Rather than claiming all problems facing indigenous communities can somehow be solved with an enshrined (but so far undefined) Voice in the Constitution, they should explain why this can’t be achieved by the numerous state and federal agencies who have received copious funding over many years. This is shown in a direct quote from a Productivity Commission report:
Total direct expenditure on services for Aboriginal and Torres Strait Islander Australians in 2012-13 was estimated to be $30.3 billion, accounting for 6.1 per cent of total direct general government expenditure.
Where has all the money gone, Albo? You wouldn’t notice any good it has bought in the remote outback communities most in need.
Meanwhile, there were 812,728 people who identified as Aboriginal or Torres Strait Islander origin in the 2021 Census – up from 649,171 in 2016. This represents an increase of 25.2 per cent or 163,557 and was higher than the increases between 2006 and 2011 (20.5 per cent) and 2011 and 2016 (18.4 per cent). You don’t have to be a Rhodes Scholar to see the trend here. If the Yes vote succeeds, you can bet the house, if you’re fortunate enough to own one, that a further surge in the ranks of box-tickers will overload the capacity for largesse of any government unless some meaningful checks put a stop to a blank-cheque approach. Obviously, to determine who gets what and how much, the only sure way would be to impose genetic testing. Is that really what Australia wants? I don’t think so.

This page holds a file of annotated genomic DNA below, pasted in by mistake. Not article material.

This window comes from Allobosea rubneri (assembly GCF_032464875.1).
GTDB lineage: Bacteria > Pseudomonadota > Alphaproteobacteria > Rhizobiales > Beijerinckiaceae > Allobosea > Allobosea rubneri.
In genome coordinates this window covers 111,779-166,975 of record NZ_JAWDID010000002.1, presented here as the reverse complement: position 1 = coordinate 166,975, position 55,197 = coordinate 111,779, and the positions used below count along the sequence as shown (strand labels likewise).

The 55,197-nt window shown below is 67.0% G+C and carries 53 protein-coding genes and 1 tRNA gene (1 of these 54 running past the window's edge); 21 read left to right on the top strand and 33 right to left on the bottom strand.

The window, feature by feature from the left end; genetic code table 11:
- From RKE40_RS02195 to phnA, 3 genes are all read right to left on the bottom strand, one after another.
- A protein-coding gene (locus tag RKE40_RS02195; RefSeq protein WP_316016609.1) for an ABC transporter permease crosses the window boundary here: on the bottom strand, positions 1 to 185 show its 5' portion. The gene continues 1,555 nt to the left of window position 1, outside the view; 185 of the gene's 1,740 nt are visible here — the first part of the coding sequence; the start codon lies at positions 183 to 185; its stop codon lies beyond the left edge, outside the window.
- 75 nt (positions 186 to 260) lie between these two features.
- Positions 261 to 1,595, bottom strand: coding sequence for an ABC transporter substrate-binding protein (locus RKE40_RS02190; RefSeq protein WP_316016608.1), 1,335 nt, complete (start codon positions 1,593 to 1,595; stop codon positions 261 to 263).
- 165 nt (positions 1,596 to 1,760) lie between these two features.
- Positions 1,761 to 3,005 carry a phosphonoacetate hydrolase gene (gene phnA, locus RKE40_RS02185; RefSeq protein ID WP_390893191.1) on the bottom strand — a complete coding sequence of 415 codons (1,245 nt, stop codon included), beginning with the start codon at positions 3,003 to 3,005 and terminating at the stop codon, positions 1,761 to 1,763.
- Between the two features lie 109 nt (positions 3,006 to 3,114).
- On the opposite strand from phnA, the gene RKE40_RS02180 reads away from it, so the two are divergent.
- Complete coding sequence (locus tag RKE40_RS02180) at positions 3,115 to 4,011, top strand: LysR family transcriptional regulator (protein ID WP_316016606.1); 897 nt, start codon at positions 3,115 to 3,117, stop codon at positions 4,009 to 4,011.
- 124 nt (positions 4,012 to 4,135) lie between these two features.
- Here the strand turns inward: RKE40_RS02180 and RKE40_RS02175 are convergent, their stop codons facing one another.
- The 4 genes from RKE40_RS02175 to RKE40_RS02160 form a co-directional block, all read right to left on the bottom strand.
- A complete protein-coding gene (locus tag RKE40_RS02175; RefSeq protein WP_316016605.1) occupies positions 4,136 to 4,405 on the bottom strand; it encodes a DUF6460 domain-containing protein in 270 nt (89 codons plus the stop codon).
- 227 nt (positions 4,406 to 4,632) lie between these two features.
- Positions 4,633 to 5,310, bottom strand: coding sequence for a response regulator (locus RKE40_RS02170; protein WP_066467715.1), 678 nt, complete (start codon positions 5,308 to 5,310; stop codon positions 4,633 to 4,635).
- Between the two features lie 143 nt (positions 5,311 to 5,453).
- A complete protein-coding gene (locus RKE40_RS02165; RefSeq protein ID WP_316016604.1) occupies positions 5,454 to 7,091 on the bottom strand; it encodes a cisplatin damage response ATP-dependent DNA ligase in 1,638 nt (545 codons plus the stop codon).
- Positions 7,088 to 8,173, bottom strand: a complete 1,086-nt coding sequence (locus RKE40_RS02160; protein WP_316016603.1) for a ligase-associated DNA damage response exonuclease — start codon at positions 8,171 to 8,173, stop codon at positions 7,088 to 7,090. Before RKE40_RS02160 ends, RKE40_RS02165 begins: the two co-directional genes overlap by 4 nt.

My grandfather, old Hans, arrived unaccompanied as a penniless teenage Danish immigrant in the 1880s and worked alongside the Kanakas in the Bundaberg canefields before eventually buying his own farm. Maybe he had a romp in the hay with a young indigenous girl, who knows? Maybe there’s a box I can tick. Julius Sumner Miller asked ‘Why is it so?’. The simple answer in the case of the Voice: because there are significant advantages to signing up with the Gimme-munee Nation
John Mikkelsen is a former editor of three Queensland regional newspapers, columnist, freelance writer and author of the Amazon Books Memoir, Don’t Call Me Nev